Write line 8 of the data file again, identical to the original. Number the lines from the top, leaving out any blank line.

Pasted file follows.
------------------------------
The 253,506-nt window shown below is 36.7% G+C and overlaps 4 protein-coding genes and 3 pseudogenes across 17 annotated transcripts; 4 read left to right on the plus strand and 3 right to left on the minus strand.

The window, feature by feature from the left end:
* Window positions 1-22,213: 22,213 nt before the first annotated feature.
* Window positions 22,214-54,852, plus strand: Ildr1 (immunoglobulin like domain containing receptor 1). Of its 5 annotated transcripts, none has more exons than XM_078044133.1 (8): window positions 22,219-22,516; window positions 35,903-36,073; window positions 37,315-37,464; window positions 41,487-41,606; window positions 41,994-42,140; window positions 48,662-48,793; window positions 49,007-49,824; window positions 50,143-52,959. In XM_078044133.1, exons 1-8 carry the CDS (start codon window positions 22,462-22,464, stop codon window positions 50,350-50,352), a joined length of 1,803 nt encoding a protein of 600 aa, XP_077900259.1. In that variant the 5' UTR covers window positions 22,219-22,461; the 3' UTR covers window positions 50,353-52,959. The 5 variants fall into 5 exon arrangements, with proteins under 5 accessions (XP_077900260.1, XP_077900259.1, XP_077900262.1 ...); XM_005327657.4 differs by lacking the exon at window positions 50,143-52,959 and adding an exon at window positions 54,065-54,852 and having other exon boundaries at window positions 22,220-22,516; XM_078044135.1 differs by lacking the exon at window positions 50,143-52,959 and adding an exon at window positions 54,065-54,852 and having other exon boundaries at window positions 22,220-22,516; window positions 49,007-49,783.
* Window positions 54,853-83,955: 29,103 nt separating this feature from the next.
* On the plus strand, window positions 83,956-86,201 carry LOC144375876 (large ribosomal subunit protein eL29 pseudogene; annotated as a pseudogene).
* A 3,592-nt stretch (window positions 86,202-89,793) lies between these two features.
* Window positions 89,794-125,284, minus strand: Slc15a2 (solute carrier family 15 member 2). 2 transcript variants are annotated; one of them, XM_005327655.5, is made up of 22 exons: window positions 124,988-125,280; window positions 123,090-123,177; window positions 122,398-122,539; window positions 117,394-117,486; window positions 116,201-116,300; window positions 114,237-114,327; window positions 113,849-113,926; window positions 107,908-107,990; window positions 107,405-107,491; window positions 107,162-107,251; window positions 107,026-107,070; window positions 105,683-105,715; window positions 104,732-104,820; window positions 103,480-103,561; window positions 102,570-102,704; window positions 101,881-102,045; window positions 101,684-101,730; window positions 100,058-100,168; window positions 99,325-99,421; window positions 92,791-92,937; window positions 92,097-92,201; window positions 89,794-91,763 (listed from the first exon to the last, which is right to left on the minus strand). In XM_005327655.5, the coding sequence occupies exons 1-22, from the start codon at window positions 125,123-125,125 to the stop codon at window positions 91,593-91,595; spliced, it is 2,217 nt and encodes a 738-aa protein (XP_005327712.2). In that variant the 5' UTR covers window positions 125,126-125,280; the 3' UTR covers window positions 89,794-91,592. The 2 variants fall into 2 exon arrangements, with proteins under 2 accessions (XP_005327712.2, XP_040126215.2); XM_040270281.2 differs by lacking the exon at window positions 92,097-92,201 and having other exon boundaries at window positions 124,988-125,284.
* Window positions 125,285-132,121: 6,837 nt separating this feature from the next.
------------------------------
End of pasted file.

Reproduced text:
* Window positions 89,794-125,284, minus strand: Slc15a2 (solute carrier family 15 member 2). 2 transcript variants are annotated; one of them, XM_005327655.5, is made up of 22 exons: window positions 124,988-125,280; window positions 123,090-123,177; window positions 122,398-122,539; window positions 117,394-117,486; window positions 116,201-116,300; window positions 114,237-114,327; window positions 113,849-113,926; window positions 107,908-107,990; window positions 107,405-107,491; window positions 107,162-107,251; window positions 107,026-107,070; window positions 105,683-105,715; window positions 104,732-104,820; window positions 103,480-103,561; window positions 102,570-102,704; window positions 101,881-102,045; window positions 101,684-101,730; window positions 100,058-100,168; window positions 99,325-99,421; window positions 92,791-92,937; window positions 92,097-92,201; window positions 89,794-91,763 (listed from the first exon to the last, which is right to left on the minus strand). In XM_005327655.5, the coding sequence occupies exons 1-22, from the start codon at window positions 125,123-125,125 to the stop codon at window positions 91,593-91,595; spliced, it is 2,217 nt and encodes a 738-aa protein (XP_005327712.2). In that variant the 5' UTR covers window positions 125,126-125,280; the 3' UTR covers window positions 89,794-91,592. The 2 variants fall into 2 exon arrangements, with proteins under 2 accessions (XP_005327712.2, XP_040126215.2); XM_040270281.2 differs by lacking the exon at window positions 92,097-92,201 and having other exon boundaries at window positions 124,988-125,284.